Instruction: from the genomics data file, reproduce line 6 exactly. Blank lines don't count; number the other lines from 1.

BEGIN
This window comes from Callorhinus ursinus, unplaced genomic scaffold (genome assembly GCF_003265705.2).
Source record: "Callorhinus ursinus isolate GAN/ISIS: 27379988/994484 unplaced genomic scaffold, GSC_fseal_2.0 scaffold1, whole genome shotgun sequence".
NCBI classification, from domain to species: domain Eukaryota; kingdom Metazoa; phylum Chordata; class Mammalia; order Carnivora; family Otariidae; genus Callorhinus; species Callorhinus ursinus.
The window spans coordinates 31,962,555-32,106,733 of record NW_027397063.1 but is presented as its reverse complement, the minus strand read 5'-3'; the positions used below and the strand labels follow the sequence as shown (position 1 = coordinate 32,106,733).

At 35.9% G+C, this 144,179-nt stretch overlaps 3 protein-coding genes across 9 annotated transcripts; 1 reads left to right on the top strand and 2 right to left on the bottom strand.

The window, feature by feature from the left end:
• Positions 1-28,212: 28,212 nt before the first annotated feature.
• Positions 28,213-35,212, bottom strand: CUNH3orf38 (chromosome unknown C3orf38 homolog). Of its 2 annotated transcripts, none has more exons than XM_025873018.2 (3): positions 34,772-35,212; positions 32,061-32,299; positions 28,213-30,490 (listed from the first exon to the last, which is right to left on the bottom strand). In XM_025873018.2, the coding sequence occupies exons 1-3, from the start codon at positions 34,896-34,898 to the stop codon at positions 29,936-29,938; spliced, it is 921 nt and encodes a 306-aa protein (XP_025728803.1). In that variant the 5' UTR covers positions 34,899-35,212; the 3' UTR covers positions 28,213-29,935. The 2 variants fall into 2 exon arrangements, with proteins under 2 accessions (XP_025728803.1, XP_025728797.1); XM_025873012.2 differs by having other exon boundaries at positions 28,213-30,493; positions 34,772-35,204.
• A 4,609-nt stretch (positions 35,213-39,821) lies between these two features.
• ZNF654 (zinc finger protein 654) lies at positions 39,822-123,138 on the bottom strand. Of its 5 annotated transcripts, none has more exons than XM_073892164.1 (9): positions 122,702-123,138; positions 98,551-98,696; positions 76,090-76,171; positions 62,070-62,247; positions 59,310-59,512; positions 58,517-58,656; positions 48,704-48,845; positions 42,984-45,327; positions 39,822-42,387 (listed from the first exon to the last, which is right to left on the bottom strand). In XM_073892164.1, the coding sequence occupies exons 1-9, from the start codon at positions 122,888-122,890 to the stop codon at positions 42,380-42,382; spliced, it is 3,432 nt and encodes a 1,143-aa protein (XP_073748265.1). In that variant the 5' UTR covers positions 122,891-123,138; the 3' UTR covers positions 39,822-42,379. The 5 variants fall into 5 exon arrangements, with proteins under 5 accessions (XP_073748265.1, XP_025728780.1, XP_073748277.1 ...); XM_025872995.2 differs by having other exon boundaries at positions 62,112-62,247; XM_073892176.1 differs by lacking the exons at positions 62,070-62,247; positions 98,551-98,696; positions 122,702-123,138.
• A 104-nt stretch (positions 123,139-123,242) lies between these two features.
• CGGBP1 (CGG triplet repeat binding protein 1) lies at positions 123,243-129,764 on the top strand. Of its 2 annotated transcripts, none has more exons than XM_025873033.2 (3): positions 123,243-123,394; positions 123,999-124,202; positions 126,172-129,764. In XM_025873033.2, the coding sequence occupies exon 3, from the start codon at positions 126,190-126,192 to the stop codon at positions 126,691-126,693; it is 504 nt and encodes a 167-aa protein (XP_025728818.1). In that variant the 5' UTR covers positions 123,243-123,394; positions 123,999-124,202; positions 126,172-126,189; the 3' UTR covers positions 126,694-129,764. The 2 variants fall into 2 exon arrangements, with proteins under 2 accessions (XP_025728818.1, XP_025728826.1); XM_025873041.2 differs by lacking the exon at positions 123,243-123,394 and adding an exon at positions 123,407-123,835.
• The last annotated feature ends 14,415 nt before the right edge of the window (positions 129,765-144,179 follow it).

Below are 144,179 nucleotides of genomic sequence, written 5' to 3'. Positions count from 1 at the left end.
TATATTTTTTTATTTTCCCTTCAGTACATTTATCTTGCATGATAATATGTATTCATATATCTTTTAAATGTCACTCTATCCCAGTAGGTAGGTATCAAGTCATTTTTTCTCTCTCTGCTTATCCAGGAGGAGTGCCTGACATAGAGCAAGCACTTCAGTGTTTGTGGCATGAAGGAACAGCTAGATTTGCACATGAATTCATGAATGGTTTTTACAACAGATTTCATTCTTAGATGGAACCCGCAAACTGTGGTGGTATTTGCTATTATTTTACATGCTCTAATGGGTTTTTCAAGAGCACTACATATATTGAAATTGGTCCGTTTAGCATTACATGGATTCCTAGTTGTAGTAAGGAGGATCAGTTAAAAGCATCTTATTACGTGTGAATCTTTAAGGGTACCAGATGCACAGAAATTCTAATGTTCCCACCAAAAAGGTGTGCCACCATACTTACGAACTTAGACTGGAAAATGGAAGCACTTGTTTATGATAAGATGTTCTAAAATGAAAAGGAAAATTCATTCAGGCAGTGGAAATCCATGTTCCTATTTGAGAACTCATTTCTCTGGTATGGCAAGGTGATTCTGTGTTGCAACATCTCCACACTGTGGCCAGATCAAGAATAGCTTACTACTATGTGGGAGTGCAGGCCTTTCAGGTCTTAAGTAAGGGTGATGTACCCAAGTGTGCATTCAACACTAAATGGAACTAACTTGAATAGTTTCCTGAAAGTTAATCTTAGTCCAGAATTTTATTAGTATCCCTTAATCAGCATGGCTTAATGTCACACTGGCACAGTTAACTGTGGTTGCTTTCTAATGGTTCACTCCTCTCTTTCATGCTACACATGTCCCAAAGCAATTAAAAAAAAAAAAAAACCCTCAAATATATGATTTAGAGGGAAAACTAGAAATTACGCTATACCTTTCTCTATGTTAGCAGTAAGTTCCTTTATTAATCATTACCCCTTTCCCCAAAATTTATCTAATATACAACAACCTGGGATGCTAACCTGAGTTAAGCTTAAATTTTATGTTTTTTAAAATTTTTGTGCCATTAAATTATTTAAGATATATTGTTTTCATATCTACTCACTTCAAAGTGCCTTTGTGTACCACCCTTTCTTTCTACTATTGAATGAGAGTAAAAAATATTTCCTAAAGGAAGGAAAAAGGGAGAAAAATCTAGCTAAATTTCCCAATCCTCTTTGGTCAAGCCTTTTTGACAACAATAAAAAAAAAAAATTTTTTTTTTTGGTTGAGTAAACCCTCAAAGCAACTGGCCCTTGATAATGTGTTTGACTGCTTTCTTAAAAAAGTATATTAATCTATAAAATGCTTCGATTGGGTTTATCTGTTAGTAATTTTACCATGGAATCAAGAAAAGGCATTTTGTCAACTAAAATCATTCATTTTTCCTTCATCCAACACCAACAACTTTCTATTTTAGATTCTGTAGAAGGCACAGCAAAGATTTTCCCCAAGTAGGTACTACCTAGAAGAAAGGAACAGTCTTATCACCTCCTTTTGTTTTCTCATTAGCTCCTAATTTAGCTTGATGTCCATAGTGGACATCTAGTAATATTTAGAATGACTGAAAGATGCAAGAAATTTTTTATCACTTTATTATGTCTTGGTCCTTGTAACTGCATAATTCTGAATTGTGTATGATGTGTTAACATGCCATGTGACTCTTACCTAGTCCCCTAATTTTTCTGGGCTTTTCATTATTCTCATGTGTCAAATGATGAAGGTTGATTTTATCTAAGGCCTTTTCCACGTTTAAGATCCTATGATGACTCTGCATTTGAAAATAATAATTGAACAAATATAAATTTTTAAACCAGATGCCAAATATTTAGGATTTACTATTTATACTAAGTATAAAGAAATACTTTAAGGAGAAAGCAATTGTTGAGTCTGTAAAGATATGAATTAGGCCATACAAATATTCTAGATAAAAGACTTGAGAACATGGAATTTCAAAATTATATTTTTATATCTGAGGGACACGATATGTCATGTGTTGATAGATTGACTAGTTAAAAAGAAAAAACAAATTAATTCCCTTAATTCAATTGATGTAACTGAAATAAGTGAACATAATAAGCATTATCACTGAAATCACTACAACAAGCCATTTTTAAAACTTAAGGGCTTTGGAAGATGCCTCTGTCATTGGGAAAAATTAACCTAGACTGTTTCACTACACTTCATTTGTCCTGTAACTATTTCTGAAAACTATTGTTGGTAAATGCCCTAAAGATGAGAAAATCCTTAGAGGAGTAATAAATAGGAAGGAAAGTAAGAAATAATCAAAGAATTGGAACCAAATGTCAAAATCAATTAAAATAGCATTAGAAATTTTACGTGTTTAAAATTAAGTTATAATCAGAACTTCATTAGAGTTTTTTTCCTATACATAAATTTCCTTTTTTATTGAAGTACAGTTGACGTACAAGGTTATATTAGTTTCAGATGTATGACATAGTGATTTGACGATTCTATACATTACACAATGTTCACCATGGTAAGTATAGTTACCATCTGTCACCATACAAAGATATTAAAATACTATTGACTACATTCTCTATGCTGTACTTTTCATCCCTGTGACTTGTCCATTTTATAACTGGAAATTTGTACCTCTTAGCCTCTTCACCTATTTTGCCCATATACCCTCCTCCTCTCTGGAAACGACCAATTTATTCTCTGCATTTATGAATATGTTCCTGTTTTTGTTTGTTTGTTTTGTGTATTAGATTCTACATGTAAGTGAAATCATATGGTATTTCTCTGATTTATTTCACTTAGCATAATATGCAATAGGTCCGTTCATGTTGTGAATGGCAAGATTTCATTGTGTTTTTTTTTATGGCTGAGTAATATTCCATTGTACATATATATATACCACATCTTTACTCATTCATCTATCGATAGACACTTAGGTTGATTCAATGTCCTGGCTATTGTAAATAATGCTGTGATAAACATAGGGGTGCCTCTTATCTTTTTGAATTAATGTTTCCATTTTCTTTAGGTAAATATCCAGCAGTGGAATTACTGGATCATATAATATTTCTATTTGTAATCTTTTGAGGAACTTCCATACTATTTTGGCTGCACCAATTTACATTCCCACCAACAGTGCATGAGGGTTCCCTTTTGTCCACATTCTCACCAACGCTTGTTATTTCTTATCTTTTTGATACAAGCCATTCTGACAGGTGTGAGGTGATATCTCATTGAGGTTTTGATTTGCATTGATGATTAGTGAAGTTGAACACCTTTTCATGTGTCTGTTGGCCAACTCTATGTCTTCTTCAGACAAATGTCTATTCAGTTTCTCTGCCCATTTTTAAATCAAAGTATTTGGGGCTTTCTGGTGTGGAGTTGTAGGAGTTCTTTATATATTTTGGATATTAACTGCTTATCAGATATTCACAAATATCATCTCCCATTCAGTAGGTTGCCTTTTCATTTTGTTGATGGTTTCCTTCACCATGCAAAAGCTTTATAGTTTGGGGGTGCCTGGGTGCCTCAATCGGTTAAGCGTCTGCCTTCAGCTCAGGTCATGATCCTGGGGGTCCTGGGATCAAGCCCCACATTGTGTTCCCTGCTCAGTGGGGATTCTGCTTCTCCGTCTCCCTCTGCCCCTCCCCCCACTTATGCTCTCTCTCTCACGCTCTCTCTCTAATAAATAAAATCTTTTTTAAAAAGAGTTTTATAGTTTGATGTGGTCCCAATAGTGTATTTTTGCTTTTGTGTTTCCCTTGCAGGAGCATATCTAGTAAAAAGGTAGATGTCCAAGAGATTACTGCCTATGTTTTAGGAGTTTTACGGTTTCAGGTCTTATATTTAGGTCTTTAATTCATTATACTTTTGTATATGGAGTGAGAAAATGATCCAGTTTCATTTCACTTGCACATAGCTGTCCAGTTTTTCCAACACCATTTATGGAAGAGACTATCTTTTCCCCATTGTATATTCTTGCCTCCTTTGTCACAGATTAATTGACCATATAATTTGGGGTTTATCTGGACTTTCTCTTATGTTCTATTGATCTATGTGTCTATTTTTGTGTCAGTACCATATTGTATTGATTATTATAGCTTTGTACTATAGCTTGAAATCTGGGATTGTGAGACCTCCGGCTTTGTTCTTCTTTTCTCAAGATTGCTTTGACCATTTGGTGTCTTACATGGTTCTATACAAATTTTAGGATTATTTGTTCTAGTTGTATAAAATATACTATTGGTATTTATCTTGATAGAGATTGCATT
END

The window, feature by feature from the left end: